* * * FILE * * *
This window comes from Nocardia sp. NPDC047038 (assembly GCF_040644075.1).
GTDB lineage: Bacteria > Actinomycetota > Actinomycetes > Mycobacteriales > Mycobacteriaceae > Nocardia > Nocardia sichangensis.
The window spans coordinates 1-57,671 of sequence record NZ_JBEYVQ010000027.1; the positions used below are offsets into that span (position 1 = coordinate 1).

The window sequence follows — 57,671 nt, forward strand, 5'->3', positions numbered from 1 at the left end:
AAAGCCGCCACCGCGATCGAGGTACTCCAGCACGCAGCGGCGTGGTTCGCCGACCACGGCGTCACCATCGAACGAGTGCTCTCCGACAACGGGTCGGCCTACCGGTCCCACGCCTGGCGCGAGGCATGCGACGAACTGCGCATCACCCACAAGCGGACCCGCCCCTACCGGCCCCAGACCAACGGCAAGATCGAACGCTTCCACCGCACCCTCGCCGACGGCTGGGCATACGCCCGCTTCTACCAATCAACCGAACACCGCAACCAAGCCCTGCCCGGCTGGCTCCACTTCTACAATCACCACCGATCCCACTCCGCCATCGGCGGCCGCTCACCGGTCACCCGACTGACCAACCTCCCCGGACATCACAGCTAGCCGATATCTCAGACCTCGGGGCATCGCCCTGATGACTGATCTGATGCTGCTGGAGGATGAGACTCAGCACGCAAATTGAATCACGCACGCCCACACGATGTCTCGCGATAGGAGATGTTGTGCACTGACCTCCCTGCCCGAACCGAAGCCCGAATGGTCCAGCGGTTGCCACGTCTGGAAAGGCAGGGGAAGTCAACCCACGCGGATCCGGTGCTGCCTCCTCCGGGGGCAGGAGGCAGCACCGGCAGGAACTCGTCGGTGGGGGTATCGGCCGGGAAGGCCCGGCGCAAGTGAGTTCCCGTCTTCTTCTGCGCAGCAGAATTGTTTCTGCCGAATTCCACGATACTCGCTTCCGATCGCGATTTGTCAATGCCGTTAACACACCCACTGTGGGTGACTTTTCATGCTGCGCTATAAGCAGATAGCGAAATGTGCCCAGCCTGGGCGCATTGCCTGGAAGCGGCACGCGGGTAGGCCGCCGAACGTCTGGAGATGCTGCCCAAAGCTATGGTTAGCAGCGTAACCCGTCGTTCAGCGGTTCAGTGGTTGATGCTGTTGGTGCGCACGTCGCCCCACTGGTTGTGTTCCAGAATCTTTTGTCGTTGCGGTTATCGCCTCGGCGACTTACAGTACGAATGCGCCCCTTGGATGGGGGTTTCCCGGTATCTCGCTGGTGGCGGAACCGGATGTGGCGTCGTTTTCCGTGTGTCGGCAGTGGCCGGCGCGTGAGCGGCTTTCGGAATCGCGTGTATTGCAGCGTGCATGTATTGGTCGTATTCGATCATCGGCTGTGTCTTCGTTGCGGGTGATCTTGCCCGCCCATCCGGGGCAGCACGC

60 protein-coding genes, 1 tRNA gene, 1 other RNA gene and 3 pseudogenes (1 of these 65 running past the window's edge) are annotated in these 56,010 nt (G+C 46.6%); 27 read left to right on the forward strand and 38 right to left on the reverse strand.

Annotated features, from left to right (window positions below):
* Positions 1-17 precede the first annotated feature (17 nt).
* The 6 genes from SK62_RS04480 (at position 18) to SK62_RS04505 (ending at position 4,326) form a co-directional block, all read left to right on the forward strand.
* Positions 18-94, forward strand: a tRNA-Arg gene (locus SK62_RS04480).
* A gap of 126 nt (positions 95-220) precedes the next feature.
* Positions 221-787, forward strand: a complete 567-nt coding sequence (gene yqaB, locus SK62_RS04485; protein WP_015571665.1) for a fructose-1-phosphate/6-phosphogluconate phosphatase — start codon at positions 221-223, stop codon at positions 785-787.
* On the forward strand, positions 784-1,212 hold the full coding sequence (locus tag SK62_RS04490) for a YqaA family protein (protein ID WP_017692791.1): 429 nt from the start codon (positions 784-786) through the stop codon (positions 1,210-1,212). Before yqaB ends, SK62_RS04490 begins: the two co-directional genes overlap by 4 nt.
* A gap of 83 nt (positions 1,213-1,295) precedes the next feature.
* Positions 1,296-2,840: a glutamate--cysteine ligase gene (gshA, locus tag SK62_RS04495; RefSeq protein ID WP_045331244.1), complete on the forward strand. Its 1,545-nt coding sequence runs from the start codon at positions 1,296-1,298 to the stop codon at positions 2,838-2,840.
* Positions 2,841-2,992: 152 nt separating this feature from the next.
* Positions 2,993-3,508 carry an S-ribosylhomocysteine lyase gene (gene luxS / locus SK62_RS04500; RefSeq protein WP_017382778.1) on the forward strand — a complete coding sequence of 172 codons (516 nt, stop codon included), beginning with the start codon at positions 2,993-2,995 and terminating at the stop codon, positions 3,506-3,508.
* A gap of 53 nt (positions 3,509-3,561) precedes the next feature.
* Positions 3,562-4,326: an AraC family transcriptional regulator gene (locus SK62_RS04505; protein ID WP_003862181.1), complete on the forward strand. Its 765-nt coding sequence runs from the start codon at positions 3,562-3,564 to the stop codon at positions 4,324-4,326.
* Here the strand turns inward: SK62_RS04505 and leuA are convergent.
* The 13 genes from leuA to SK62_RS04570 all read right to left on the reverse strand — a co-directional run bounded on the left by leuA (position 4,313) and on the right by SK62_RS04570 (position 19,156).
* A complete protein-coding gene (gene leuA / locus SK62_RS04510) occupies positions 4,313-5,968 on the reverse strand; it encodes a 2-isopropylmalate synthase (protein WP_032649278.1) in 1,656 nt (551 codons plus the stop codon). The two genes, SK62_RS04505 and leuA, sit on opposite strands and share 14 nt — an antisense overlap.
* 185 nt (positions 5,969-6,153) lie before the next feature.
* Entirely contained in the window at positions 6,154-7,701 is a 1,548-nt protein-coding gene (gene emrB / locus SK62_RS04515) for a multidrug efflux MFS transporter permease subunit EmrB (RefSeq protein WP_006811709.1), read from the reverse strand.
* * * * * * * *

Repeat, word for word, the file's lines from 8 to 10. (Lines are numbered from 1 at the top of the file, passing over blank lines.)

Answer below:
* Positions 1-17 precede the first annotated feature (17 nt).
* The 6 genes from SK62_RS04480 (at position 18) to SK62_RS04505 (ending at position 4,326) form a co-directional block, all read left to right on the forward strand.
* Positions 18-94, forward strand: a tRNA-Arg gene (locus SK62_RS04480).